All about Maryland Blue Crabs
Blue crabs, the official crustacean of Maryland, are an integral part of recreational and commercial fishing in the waters of the east coast. From Maryland, to South Carolina, to Louisiana, blue crabs are enjoyed by hundreds of thousands of consumers every year.
Although blue crabs are native to the western edge of the Atlantic Ocean, they have been introduced to Japanese and European waters and have been observed from the Baltic Sea, North Sea, Mediterranean Sea and Black Sea. However, despite their widespread presence, they still maintain the largest fisheries in the Chesapeake Bay region of the United States.
The economic importance of blue crabs to the Chesapeake Bay is undeniable. In 1993, the combined harvest of the blue crabs was valued at around 100 million U.S. dollars. However, due to the over-harvesting, the Maryland Department of Natural Resources eventually created stricter guidelines for harvesting blue crabs to help increase populations. Once plentiful, the reported catches by Crabbers is less and less each year. (At Mdcrabbers, we source our crabs from other locations after the season is over, including areas such as Louisiana, North Carolina…and supply once again Maryland crabs when in season).
Blue crabs typically mate during the spring and into the summer, when the waters are nice and warm. The process of mating itself occurs in low-salinity waters in estuaries and rivers. Once a male crab has found a female mate, a courtship ritual is performed which leads a process where the male will “cradle carry” the female. This process, which lasts 2-7 days, allows the male crab to protect the female crab while she is molting and enables the male crab to mate with the female crab while her shell is soft. After the process of mating is finished, the male crab will continue to protect the female crab until her shell has hardened.
When the female crab spawns, she will produce an average of 2 million eggs, and as many as 8 million eggs, depending on the size of the female crab. The eggs will take around 2 weeks to fully develop and hatch. Once the baby crabs hatch, they can be anywhere from 2-5 inches in diameter. As with every other arthropod, blue crabs grow through the process of molting. As the crabs get older, they begin to shed less frequently. Once a blue crab sheds around 18-20 times, it will then be considered sexually mature. At this point, they can start the mating cycle all over again. However, once they have hit this stage of sexual maturity, adult crabs will only live for an average of less than a year. The maximum age of any Mid-Atlantic blue crab is roughly three years.
A blue crab is vulnerable throughout the entire course of its life, especially during the molting phases while their shell is still soft. In their larval stage, blue crabs can be prey to fishes, jellyfish, and other animals that primarily feed on plankton. In their juvenile stage, they are preyed on by fishes, birds, and other blue crabs.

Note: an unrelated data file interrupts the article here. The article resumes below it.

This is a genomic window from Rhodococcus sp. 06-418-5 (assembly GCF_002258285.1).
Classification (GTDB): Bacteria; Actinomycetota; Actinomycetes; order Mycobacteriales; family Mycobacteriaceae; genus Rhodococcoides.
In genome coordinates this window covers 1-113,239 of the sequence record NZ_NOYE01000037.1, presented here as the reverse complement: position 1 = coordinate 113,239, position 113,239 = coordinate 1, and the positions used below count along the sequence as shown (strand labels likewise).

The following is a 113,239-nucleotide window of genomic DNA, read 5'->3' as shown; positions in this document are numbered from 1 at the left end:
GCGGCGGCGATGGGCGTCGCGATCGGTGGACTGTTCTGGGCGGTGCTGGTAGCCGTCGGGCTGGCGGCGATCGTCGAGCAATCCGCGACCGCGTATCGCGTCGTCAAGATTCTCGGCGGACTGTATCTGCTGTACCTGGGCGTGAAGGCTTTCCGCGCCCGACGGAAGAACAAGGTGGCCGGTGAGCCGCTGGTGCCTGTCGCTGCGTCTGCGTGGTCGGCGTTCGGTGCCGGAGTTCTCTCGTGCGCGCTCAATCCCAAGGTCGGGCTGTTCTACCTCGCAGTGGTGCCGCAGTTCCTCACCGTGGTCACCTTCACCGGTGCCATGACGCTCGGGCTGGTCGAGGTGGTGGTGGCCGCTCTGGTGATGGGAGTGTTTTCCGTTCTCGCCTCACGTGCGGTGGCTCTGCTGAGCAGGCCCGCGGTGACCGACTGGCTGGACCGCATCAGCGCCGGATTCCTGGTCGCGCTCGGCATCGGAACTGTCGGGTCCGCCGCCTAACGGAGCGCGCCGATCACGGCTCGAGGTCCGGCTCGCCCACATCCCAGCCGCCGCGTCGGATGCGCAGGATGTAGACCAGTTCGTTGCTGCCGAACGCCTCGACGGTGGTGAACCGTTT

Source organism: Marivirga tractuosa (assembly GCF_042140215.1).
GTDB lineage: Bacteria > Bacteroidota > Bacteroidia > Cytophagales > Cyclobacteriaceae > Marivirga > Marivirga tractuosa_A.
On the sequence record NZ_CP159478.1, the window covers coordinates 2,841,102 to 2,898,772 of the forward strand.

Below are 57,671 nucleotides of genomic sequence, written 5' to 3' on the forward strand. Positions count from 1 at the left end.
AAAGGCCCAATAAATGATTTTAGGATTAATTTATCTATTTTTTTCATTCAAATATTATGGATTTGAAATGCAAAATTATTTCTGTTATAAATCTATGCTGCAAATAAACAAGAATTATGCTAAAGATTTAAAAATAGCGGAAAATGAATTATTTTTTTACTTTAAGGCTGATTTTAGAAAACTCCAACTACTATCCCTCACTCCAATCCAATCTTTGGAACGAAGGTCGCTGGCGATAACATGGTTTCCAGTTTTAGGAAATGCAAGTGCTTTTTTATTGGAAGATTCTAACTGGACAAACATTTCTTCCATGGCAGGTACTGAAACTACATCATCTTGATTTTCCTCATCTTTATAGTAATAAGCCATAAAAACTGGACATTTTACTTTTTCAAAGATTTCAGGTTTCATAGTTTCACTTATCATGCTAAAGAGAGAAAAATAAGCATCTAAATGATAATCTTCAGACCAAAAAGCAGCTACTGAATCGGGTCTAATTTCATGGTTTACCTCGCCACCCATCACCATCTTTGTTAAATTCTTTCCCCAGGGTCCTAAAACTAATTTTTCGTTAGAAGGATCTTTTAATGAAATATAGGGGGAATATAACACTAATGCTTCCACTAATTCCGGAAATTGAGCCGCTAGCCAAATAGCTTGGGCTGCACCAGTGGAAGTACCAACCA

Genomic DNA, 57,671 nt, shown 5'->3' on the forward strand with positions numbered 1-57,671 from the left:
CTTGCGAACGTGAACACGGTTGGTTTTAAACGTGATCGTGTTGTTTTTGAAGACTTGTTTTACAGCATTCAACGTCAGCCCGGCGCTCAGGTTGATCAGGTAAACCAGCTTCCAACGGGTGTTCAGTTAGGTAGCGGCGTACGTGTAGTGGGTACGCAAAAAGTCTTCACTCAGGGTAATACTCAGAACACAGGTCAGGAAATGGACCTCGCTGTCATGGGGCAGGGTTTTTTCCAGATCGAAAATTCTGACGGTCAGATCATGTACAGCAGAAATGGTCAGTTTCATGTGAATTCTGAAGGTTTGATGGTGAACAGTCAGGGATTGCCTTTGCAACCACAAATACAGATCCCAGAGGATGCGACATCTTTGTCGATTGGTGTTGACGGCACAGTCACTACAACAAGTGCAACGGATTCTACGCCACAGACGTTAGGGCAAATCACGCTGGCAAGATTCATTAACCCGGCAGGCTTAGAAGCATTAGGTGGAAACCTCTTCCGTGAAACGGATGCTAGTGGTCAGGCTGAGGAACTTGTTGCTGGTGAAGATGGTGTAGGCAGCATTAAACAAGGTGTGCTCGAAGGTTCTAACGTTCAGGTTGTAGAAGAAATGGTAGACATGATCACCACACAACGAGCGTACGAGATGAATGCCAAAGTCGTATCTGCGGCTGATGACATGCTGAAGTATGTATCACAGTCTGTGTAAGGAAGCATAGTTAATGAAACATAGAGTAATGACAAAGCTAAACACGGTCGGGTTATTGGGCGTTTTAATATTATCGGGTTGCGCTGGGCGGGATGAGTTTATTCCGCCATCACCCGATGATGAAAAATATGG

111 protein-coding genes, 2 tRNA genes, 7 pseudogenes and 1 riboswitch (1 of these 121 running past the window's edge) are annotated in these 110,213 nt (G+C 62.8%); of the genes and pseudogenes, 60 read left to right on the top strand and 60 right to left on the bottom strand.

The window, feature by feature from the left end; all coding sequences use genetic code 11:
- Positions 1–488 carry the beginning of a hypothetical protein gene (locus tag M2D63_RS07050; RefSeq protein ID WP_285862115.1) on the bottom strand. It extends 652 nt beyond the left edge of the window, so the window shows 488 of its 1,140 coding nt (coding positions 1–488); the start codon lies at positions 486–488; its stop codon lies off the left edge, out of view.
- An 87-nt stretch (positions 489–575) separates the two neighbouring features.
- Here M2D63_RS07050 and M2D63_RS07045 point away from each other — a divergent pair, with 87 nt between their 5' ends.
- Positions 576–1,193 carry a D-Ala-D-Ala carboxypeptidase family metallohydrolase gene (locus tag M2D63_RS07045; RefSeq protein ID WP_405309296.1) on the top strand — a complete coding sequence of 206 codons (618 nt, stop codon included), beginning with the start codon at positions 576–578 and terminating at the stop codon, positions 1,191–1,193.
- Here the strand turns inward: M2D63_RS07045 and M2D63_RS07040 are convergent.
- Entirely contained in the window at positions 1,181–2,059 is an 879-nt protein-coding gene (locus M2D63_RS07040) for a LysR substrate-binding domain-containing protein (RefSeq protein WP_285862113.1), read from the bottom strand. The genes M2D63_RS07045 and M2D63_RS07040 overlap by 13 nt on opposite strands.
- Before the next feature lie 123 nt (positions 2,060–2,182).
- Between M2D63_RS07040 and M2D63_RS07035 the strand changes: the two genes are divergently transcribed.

Blue crabs are considered opportunistic feeders. This means that despite their size, location, or the present season, they will eat whatever is available to them. They can eat a variety of foods, such as fishes, clams, shrimp, worms, as well as other crabs.
Blue crabs are commercially harvested by using a box-like trap known as a "crab pot" which is made out of wire mesh. The crab pot typically features two holes that the crabs can crawl into, but with the way the crab pot is designed, the crabs can’t crawl back out. A crab pot can be baited with several types of meat, including fish, chicken or eel. The bait is then placed into a small enclosure in the bottom, which will lure the crabs into the pot. There are many other ways to catch crabs, but this is how they are typically harvested for commercial reasons.
Traditionally, crabs are placed into tall pots with a rack on the bottom of the pot that keeps the crabs elevated. Alternatively, double boilers can also be used. Water is poured into the pot but the crabs are not submerged but rather are cooked by the steam produced by the boiling water. Typically, seasoning, which ranges from salt and pepper, to vinegar, to Old Bay (popular on the east coast) is added onto the crabs themselves, into the water, or both. The crabs are done once their shells turn to a reddish-orange color, similar to lobsters and shrimp.
It is very important to be cautious when breaking open the crab, because the shells of the crab, both the exterior and interior, can be sharp and may puncture the skin if not handled carefully.
The first step is to remove the ‘tab’ located on the bottom of the crab which connects the bottom half of the crab to the top half. For male crabs, the tab is long, thin, and pointed at the top, resembling a pencil. For female crabs, the tab is more rounded and looks like a spade.
Once the tab is removed from the base of the crab, it is easier to remove the top shell, which is essentially the entire upper half of the crab. Firmly grip the legs on one side of the crab, using them as leverage, to crack off the top shell. The top shell is then typically discarded, although some people eat whatever they find inside or use the shells to add flavoring in broths.
Next, remove the tube-like lungs on the sides, any other organs and innards in the center of the crab, and the protruding tabs that are the mouth of the crab. Once everything is cleaned out, you can break the crab in half.
Remove any of the thin shells that cover the white meat, but once again, be careful while doing this, or you may poke or cut yourself. It can be a lot of work removing the shells, but for most people, it’s well worth it to be able to enjoy the delicious white meat of the crab.